Are you noticing that your pupils are starting to become cloudy, or appear white in flash photography? There are many reasons as to why that might be.
This is when there is an open sore on the cornea; these often come about after you have suffered an eye infection or even severely dry eyes. Other symptoms that can accompany the white pupil are redness, sensitivity to lights, discharge and possible swelling of the eyelids. Corneal ulcers can occur more so with those that wear contact lenses. In order to help reduce the risk of developing an ulcer it is important that you insert your contact lenses correctly to prevent any damage happening.
Keep your eyes hydrated so that they don’t dry out – this can be achieved through eye drops and spray that are readily available on the market. Also ensuring that you complete a course of antibiotics given by a doctor if you contract an eye infection will reduce the chances of developing an ulcer.
This is a form of eye cancer that is more common among young children but can develop in adults. This is where cells in the retina multiply in size and number which then come together to form a tumour. Alongside the pupil looking white in a flash, other symptoms include swelling of the eye. The eyes may look in different directions and the affected eye will become red. If you are aware of previous family members having had retinoblastoma then you will want to get to an appointment with your optometrist as soon as possible.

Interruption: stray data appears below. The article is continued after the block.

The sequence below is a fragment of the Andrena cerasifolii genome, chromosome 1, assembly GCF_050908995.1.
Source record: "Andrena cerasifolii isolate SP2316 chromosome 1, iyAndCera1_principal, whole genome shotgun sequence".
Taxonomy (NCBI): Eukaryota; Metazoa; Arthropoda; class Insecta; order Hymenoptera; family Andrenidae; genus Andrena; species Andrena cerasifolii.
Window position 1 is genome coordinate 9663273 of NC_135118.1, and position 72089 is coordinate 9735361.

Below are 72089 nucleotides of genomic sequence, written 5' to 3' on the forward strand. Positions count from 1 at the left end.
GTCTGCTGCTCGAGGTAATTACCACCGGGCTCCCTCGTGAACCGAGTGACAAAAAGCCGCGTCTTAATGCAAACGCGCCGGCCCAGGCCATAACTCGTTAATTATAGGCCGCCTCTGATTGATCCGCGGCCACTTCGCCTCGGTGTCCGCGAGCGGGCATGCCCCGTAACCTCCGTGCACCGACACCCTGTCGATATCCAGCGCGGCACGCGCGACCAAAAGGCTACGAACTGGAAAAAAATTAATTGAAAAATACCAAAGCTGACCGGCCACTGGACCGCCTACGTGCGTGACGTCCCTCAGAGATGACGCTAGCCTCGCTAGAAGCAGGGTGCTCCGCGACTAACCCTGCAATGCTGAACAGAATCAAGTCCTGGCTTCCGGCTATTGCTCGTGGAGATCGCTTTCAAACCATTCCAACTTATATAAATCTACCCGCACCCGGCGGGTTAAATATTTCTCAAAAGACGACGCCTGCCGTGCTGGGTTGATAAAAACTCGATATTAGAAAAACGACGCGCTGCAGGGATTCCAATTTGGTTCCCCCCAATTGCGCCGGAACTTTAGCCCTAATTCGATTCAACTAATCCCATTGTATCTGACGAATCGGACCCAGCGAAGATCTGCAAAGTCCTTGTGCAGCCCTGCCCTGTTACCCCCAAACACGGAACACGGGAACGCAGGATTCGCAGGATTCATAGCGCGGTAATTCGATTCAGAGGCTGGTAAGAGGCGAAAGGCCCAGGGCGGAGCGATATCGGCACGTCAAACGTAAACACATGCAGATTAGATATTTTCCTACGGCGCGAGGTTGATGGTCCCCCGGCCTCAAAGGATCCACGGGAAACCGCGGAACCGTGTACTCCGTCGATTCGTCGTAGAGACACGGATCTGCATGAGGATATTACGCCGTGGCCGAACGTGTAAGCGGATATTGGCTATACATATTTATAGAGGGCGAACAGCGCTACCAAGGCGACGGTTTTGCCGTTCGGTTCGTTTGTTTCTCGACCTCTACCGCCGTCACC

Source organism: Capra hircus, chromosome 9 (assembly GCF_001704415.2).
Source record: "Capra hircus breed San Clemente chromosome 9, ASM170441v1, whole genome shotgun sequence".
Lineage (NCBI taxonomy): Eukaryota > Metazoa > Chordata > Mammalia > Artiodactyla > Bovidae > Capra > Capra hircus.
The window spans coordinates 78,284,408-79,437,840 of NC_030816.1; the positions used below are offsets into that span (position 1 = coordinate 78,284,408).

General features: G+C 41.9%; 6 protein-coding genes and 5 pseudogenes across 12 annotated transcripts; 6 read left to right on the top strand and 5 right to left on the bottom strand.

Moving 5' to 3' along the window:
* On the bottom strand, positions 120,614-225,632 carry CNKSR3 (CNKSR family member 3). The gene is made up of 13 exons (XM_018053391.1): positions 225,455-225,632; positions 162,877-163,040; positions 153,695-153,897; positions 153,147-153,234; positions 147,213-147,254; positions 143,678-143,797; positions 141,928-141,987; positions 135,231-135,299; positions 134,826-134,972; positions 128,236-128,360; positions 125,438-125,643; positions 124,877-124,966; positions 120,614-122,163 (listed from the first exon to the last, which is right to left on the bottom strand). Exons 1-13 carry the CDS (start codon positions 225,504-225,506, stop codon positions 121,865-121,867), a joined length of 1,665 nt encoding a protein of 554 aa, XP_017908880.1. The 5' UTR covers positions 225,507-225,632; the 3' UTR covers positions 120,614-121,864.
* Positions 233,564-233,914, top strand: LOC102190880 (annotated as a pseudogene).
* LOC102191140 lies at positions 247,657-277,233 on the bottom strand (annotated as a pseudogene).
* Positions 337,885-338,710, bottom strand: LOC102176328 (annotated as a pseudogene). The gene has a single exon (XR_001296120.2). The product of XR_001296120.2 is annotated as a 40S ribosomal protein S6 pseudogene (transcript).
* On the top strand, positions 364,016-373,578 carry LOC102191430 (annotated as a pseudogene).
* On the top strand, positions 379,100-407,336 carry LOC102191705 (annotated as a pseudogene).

This is when the eye’s lens, which is located at the back of the iris and pupil, becomes clouded as the proteins it is made of start to clump. This usually develops in later adulthood at about 40. Cataracts start off small and can be detected early. Your vision begins to lose clarity and anything you look at becomes blurry and hazy. Causes of cataracts can be smoking, exposure to UV light, diabetes, previous eye surgery and even genetics.
There is debate as to whether or not cataracts can be treated but some research suggests that increasing your intake of Vitamin C and foods with Omega-3 fatty acids can reduce the risk of developing them. Another simple trick is to protect your eyes when you are out in the sun by wearing sunglasses with UV protection.